Wind Power Creates 30,000 Texas Jobs, Generates $85 million in Taxes

Source: By Big Country Homepage • Posted: Thursday, April 9, 2015

AUSTIN, Texas – The boom in West Texas wind-powered electricity generation has delivered a major economic boost to the region, including creation of over 40 new businesses and 30,000 construction jobs in 57 West Texas counties since 2001, according to data collected by Public Citizen’s Texas office.
The 40 new manufacturers and businesses make everything from wind turbine blades and steel towers to electronics, according to the data. Wind farms also generate over $85 million in taxes annually in rural Texas counties and more than $9 billion in new taxable assets in the last 14 years.
Over a five-month period in 2014 and 2015, Public Citizen’s Texas office collected data on the economic impact of wind development from county appraisers and tax assessors in the 57 West Texas counties. The data includes estimates of investment values, employment, tax revenues, and lease payments by wind farms, and it reflects review of previous research and case studies. 
The results, which will be compiled in a report to be released in coming months, are supported by Gov. Rick Perry’s 2014 Texas Miracle report on the state’s industrial development. The report shows that there are over 102,000 Texans working in the renewable energy field and its support industries.
“Wind power has been a vital element in Texas’s economic success,” said David Power, deputy director of Public Citizen’s Texas office. “It’s absolutely one of the best rural economic development tools in generations. But now some lawmakers are trying to undo it — just as it’s really starting to benefit the public.” 
Amid the current legislative session, Sen. Troy Fraser and other lawmakers are attempting to repeal the state’s Renewable Portfolio Standard (RPS), which led to the wind power boom. The RPS, passed in 1999 and implemented in 2001, mandated that electric utilities would have to purchase a percentage of their energy from renewable sources. That led to the development of hundreds of wind farms in West Texas and in the region near the state’s southern coast, as well to the start of the development of utility-scale solar power generation.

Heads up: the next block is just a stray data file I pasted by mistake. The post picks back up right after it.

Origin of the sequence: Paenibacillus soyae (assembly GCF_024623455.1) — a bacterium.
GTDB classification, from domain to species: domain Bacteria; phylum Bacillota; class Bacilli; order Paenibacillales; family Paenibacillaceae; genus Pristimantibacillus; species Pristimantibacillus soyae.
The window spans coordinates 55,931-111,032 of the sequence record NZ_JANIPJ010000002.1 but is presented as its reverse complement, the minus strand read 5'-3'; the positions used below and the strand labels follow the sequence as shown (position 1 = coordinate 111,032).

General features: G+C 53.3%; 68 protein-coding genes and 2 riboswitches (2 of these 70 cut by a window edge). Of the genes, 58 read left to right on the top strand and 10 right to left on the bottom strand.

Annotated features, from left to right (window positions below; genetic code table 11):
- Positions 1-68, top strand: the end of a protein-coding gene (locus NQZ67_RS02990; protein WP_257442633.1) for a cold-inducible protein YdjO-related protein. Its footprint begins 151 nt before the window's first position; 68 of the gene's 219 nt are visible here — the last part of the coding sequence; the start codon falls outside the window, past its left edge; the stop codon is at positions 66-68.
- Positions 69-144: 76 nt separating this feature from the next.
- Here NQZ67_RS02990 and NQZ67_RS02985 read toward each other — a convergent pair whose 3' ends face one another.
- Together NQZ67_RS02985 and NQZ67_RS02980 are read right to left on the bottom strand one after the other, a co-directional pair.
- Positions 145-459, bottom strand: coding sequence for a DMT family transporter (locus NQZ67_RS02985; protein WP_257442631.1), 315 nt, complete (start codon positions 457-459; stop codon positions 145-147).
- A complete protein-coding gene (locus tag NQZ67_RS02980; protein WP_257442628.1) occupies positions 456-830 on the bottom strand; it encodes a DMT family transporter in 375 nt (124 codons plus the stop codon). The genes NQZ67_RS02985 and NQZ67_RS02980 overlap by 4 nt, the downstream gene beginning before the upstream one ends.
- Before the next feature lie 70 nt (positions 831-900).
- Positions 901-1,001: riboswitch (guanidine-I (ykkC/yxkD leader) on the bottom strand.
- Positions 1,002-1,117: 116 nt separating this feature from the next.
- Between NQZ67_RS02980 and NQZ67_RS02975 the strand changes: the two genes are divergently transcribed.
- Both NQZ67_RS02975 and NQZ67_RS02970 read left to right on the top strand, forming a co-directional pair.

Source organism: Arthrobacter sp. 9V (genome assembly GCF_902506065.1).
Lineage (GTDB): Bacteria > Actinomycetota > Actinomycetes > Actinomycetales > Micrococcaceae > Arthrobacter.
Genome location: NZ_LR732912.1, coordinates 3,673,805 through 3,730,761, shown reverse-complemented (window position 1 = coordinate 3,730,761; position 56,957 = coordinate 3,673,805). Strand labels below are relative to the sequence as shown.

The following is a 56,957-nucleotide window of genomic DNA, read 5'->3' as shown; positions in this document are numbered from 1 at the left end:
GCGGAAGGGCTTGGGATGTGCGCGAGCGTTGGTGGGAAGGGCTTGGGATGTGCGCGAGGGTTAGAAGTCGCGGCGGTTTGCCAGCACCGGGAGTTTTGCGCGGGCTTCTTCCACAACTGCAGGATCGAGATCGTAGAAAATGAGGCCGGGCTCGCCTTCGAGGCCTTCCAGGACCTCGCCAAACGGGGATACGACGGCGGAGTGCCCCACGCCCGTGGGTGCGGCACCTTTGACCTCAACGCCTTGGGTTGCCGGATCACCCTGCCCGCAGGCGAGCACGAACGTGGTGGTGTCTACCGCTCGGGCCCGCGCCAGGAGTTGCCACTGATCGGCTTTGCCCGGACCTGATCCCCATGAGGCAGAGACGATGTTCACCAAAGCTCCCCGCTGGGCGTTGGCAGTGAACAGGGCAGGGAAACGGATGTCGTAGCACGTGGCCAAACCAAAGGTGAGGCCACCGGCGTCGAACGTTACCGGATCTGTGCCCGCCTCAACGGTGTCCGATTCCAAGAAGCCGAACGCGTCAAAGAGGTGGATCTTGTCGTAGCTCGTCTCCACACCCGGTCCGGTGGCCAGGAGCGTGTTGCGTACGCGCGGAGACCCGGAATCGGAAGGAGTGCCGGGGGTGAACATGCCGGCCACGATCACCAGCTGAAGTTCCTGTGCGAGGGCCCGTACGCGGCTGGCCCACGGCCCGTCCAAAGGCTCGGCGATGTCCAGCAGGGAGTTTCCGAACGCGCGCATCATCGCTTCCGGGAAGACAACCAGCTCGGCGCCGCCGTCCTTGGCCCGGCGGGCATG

In 2014, Texas’s 398 solar companies pumped $252 million into Texas’s economy. The state’s  grid operator, ERCOT, reports that 7,400 megawatts (MW) of new solar is under consideration  for installation in the near future, and it predicts that Texas could have as much as 18,000 MW of electricity  powered by the sun by 2030.  Texas’s 330 MW of installed solar energy ranks the state 10th in the country in installed solar capacity.
The cost of solar has plummeted in recent years. It’s now so inexpensive that electricity from West Texas solar farms is cheaper than electricity from gas-fired power plants. When Austin Energy announced a year ago that it was contracting for 150 MW of solar, the utility said that the agreed price was so cheap it would slightly lower bills. Since solar farms create energy at the hottest times of the day, that energy offsets the most expensive energy – the energy produced at times of peak demand. 
“To get all this cheap solar power to the market, we need additional transmission lines to be built,” Power said. “Rescinding the RPS, which is what Fraser’s bill (SB-931) intends to do, would make that a lot more difficult. Effectively, the bill would end our renewable energy boom.”